Starter homes initiative could distort and disrupt entire housing market, warning

Lenders have cast significant doubts on the Government’s controversial starter home initiative, saying it could easily distort the whole property market.

A total of 200,000 starter homes are to be built over the lifetime of this Parliament and made available at a 20% discount to first-time buyers under the age of 40.

These new homes must be sold at 80% of market value capped at £450,000 in London and £250,000 elsewhere, and cannot be sold on at full market rate for five years.

But the Council of Mortgage Lenders says the scheme is too ambitious, especially when combined with the goal of providing 135,000 shared ownership homes over the same period.

The CML says the combined total would amount to some 112,000 homes per year over the next three years – or more than half the homes expected to be built over that period.

The CML says that it is “highly unlikely” that such a target could be achieved, but if it were, there would be a significant impact further up the property chain.

Buyers of starter homes would need to build up enough equity in their home in order to be able to move up the housing ladder.

The CML, responding to a technical consultation on starter homes that ends this week, said some lenders found the concept too risky.

It also called for a longer period than the five years the Government is suggesting before the home can be sold on at full market value..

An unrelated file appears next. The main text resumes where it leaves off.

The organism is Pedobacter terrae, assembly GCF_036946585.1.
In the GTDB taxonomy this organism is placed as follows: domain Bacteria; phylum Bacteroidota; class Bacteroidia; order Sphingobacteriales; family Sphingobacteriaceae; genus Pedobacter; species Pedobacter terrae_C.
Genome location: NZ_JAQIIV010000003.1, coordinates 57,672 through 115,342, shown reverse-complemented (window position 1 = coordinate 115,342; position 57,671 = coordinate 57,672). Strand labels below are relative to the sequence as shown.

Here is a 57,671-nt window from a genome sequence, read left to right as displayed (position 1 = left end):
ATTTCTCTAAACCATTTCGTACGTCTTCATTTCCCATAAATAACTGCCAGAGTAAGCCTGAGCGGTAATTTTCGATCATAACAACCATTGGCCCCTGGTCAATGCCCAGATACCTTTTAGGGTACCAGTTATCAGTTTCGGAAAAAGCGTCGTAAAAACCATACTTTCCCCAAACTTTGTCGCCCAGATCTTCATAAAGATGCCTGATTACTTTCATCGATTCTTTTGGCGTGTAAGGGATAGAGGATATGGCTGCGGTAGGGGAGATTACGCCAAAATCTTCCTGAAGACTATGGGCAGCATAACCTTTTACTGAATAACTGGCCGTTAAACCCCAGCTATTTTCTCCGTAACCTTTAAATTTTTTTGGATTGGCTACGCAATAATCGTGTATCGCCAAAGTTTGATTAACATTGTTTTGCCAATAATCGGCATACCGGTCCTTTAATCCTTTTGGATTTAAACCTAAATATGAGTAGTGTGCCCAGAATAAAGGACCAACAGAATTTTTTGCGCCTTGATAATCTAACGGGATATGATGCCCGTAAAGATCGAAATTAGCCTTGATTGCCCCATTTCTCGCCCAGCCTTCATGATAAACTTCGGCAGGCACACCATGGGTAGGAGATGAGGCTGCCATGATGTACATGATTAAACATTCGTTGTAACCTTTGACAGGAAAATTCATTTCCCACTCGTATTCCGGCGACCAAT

The CML said: “We believe that there should be a period of at least three years during which starter homes would be sold at no more than 80% of their market value. This would be followed by a second period of at least five years during which a taper would apply, enabling the home to be sold at an increasing proportion of the market price, moving to 100% over time.

“This would help avoid the potential for disruption to the market caused by buyers gaining a rapid uplift in equity in their homes, and wanting to sell their property to benefit from it. The longer the period at which a home is sold at less than full market value, the less likely a buyer is to benefit from rapid equity growth and the greater the likelihood therefore that individual lenders may decide to support the scheme.

“There is probably a maximum period of perhaps ten years in total, over which a property reverts to full market value – although there are some lenders who would prefer the discount to extend for longer, or even in perpetuity. We acknowledge, however, that this may not be politically acceptable.”

The CML also said the starter homes initiative presents “challenges in valuing property’ which is exacerbated by the sheer scale of the scheme. It calls for the scheme only to apply to sites of 20 or more homes, and should not apply to more than 15% of a housing development.

Even so, it cautions: “On any given housing development, there could be strong demand for homes that are available at a discount, and a consequent lack of demand for properties being sold at the full market price.”

The CML says it is crucial that the scheme is properly monitored.


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One Comment

  1. Woodentop

    New builds are vacant and stop chains from moving up the ladder. Put first time buyers into the mix and you have a recipe for disaster and if a large volume suddenly appear in a town it does have a major impact until they sell years later and more and more are staying in properties longer than ever before.


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